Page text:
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Encelluler – About the French Passé Composé (Present Perfect) Tense
The French Passé Composé is a compound tense used to express actions or events that have been completed in the past. It is one of the most common past tenses in the French language and is typically used in everyday conversation to describe actions that occurred at a specific point in the past. The Passé Composé is constructed using an auxiliary verb (either “être” or “avoir”) and a past participle.
Formation of the Passé Composé
Set the auxiliary verb with either
“être” – used with a select group of verbs (mostly intransitive verbs of motion, reflexive verbs, and some others) or
“avoir” – used with most other verbs.
Conjugate the auxiliary verb
If using “être,” you must conjugate it in the present tense according to the subject of the sentence.
Je suis, Tu es, Il est, Nous sommes, Vous êtes, Ils sont
If using “avoir,” conjugate it according to the subject as well:
J’ai, Tu as, Elle a, Nous avons, Vous avez, Ils ont.
Add the past participle
For regular -er verbs, remove the -er ending and add -é (e.g., “parler” becomes “parlé”).
For regular -ir verbs, remove the -ir ending and add -i (e.g., “finir” becomes “fini”).
For regular -re verbs, remove the -re ending and add -u (e.g., “vendre” becomes “vendu”).
For irregular verbs, you’ll need to learn the past participles individually, as they don’t follow a regular pattern.
Common everyday usage patterns
Narrating Past Events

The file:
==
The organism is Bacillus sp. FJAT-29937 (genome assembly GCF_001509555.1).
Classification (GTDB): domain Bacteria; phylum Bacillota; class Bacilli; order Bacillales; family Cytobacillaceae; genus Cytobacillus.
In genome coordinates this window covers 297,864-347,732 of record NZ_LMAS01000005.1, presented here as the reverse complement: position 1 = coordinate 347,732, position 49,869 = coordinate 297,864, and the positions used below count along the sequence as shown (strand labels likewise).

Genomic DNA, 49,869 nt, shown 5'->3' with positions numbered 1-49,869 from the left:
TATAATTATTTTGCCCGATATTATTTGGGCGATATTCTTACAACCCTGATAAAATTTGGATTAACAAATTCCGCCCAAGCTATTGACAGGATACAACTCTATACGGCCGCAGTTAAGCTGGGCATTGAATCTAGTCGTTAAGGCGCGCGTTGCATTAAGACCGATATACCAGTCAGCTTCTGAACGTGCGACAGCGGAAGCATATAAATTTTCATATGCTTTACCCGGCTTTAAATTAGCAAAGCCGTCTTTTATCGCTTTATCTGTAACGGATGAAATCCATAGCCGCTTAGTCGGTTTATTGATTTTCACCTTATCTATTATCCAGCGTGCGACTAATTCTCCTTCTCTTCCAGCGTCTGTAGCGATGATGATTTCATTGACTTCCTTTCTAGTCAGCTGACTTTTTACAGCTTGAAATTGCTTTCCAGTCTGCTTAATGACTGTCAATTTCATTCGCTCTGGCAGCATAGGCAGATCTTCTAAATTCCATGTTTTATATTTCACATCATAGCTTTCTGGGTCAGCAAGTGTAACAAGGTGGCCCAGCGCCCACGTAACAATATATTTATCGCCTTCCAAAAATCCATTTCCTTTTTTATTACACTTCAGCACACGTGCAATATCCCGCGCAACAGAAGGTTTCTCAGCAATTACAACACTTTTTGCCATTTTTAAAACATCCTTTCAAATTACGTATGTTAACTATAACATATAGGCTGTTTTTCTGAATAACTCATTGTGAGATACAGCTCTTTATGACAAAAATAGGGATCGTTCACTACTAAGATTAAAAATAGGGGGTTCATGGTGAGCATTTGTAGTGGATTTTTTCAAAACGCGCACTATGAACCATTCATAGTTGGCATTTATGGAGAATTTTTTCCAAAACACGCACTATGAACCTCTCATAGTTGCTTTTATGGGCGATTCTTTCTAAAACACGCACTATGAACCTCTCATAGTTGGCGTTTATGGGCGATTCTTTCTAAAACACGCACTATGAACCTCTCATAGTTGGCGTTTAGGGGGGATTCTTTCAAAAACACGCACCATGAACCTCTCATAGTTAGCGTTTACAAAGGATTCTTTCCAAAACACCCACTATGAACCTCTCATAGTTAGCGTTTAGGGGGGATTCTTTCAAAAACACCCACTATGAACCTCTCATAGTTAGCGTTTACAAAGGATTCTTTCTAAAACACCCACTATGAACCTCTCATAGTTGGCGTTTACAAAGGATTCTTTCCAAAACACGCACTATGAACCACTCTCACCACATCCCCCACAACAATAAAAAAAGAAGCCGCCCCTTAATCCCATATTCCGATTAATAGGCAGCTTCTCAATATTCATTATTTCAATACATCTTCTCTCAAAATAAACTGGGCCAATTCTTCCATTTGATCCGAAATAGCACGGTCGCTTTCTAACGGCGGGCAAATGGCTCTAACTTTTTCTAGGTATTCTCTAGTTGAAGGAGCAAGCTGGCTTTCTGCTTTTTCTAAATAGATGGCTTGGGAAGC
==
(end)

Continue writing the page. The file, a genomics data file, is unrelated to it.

The Passé Composé is used to talk about specific actions or events that took place in the past. For example: “Hier, j’ai mangé une pizza” (Yesterday, I ate a pizza).
When describing a series of actions in the past, the Passé Composé is used. For example: “D’abord, je me suis réveillé, puis je suis allé travailler” (First, I woke up, then I went to work).
Describing Completed Actions
It’s used to emphasize that an action has been completed, often with a specific time reference. For example: “Elle a terminé son travail à 18 heures” (She finished her work at 6 p.m.).
Interactions with other tenses
The Passé Composé is often used in conjunction with the imperfect tense when telling a story or describing past events. The Passé Composé is used for specific actions that occurred, while the imperfect is used for background information or ongoing actions.
For example: “Il pleuvait quand j’ai sorti mon parapluie” (It was raining when I took out my umbrella).
Conditional and Future Tenses
The Passé Composé is used as a reference point in complex sentences to establish the sequence of events in relation to future or conditional actions.
For example: “Quand il est arrivé, je lui ai donné ton message” (When he arrived, I gave him your message).
The French Passé Composé is an essential tense for talking about completed actions in the past in everyday conversation. It’s important to master the choice of auxiliary verb and the past participle conjugation for various verbs to use it effectively.